T. S. Matthews
D obert Graves is a blowsy charwoman .n..of a book — down on its knees scrubb- ing away at acres of floor-space, polishing the parquet of its hero's office till it shines again, and spitting out the occasional 'orri- ble objurgation, as charwomen will, perhaps in order to breathe.
Graves himself is still alive, yet here we have a biography of him apparently intend- ed as definitive. On another count too this is a brave book: Mr Seymour-Smith, vorpal blade in hand, whacks the bushes for Laura Riding, 'whose name,' he says, 'is better known amongst the reading public for her "scandalous" association with Robert Graves than it is for any of her ,own work'. This remark, and others like it, is sure to
summon a williwaw from far Wabasso. 'A bizarre personality of limited but powerful genius' (another snicker-snack) may not de- mand an answer from Laura Riding but will most certainly get one.
Mr Seymour-Smith has known Graves 'very well' since 1943. He was only 15 then, but already a professed poet, and he must have decided early on to stake out his claim to Graves. That stake has now become tan- tamount to ownership, and trespassers are warned to keep off the grass. Mr Seymour- Smith is in a strong position. The four peo- ple to whom his book is dedicated and who were known to have been close friends of Graves are all safely dead; and Beryl Graves (Robert's wife) has been 'over every word of the final draft of this book, correcting only errors of fact'.
Mr Seymour-Smith can with impunity make any assertion he likes about Graves's opinions, since Graves, though still alive, is beyond our reach. He can no longer read or write, and says virtually nothing. On his last visit to London some years ago, which was also my last sight of him, he seldom spoke, and when he did it was usually to say 'Hur- ray!' — meaning the opposite. I can easily imagine hi's saying 'Hurray!' about some of the references to himself in this book.
Graves's life makes a complicated, sensa- tional, at times nearly incredible story. Mr Seymour-Smith doesn't really get it all together, but my word, does he let it hang out! I thought it fascinating, because part of it was also a part of my life; but I can't think that many readers will find of interest what was, after all, only a very small and rather silly footnote to a single paragraph of literary history.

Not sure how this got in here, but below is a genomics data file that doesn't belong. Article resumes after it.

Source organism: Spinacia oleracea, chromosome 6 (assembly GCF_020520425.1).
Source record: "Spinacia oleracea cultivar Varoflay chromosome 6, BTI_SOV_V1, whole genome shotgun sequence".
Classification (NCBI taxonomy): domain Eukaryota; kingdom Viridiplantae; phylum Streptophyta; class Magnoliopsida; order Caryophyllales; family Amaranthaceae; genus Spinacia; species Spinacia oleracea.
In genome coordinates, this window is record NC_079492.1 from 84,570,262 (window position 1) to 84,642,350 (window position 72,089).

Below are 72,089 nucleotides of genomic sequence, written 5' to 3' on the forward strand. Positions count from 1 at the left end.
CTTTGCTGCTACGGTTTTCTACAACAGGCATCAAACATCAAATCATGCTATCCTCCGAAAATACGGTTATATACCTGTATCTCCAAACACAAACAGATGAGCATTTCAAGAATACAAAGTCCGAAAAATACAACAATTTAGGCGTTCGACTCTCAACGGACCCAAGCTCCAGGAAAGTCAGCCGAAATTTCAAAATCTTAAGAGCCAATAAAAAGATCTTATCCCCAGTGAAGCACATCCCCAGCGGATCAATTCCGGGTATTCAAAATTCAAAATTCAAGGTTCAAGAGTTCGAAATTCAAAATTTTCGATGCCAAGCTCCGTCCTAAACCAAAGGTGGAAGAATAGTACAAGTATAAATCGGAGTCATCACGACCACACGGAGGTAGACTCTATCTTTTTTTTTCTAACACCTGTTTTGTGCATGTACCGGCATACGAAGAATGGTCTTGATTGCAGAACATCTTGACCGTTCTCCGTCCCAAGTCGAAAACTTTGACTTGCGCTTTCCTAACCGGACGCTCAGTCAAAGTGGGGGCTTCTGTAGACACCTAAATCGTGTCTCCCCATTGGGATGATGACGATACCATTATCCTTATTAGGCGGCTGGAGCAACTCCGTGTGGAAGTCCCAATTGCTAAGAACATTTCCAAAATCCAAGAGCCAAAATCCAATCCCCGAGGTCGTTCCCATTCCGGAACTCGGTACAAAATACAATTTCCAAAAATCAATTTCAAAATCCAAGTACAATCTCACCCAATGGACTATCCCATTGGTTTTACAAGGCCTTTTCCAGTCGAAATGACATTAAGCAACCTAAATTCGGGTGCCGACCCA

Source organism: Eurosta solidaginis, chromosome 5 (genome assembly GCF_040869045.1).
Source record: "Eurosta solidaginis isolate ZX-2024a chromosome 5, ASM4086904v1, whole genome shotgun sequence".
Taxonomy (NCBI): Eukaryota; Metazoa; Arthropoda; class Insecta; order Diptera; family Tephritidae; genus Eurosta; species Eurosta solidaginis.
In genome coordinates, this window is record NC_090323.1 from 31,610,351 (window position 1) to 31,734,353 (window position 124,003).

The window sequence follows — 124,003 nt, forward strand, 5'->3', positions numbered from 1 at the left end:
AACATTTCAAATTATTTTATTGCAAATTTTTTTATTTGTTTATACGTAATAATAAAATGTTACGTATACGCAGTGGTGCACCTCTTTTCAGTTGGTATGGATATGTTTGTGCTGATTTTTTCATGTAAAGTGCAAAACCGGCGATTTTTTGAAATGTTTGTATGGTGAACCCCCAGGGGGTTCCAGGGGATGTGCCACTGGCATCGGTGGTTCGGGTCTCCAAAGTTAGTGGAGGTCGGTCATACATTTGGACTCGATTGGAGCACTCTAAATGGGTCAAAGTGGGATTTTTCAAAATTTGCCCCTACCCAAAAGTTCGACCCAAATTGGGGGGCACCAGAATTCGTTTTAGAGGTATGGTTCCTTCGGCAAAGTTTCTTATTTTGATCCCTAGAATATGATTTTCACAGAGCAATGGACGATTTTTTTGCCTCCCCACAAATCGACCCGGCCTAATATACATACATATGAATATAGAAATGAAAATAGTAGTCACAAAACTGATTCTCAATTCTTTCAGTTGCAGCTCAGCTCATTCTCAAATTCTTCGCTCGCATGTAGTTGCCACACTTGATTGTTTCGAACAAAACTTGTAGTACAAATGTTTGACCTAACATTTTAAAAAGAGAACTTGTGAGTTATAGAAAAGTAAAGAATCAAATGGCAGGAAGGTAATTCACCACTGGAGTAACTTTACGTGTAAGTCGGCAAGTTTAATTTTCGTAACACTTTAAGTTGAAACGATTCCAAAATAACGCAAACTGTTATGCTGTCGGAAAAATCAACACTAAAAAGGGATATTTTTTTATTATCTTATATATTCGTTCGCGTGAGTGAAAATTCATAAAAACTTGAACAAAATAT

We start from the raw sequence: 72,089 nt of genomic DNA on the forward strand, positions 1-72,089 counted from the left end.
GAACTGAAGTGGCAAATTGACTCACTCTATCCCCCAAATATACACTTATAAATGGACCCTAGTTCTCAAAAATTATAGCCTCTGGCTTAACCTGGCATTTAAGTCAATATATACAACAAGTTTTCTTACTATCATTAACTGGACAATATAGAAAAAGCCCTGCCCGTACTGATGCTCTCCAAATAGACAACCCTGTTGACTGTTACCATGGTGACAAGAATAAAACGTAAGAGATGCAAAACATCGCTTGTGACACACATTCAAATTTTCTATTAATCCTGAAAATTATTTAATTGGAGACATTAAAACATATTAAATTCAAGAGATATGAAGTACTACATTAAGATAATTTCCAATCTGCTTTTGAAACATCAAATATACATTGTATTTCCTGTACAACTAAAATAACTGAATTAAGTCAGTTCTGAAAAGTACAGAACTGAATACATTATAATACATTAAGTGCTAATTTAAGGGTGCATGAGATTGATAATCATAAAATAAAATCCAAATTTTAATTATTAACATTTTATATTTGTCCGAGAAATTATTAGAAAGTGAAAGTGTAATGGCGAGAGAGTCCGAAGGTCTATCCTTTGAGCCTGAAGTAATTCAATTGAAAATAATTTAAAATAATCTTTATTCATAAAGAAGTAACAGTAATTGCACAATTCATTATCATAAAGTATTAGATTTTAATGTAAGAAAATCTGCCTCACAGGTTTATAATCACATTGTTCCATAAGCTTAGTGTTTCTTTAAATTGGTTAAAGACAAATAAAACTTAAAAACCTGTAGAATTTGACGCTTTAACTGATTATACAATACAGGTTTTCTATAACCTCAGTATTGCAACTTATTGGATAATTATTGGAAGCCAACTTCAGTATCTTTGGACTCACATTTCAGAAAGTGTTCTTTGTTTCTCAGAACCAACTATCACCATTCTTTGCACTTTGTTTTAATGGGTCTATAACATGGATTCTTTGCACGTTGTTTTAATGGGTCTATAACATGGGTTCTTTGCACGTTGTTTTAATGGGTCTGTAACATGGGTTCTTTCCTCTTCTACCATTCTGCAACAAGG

Graves is the undoubted hero of this ver- sion, but his evil genius is not put nearly so firmly in her place. After speaking of Laura Riding's 'enormous debt' to Graves, of her
Spectator 5 June 1982 inflexible belief that any criticism of herds 'offensive, untrue, malignant drivel'; after saying that she is 'undermined ... by a vulgarity in herself so insidious that she herself could not admit of its existence' after all this and more, the author at the very end of his book makes these oddly apologetic statements about her: 'Riding s capacity for generosity and good fun has been acknowledged by many ... I doubt If anyone has ever written more astonishing poetry ... Despite what she may imagine; she has almost everyone's good wishes. Words fail me; but, as I have already in' timated, they won't fail Laura Riding. , The other notorious chapter in Graves s life is the history of his 'Muses', opeillY celebrated in series after series of poems, and openly declared — a silly, embarrassing and boring tale. Here the author does not tell all, or even perhaps all he knows. He !II- forms us that there were four Muses, begin' ning with Judith in 1950 and ending with Julie in 1975, when Graves was 80. Were they actually his mistresses or merely his We are left in ignorance. Iv° Seymour-Smith does tell us that Graves never really wanted to fall in love with any of them and complained bitterly when he did, but sacrificed himself in line o' business, to get more poems.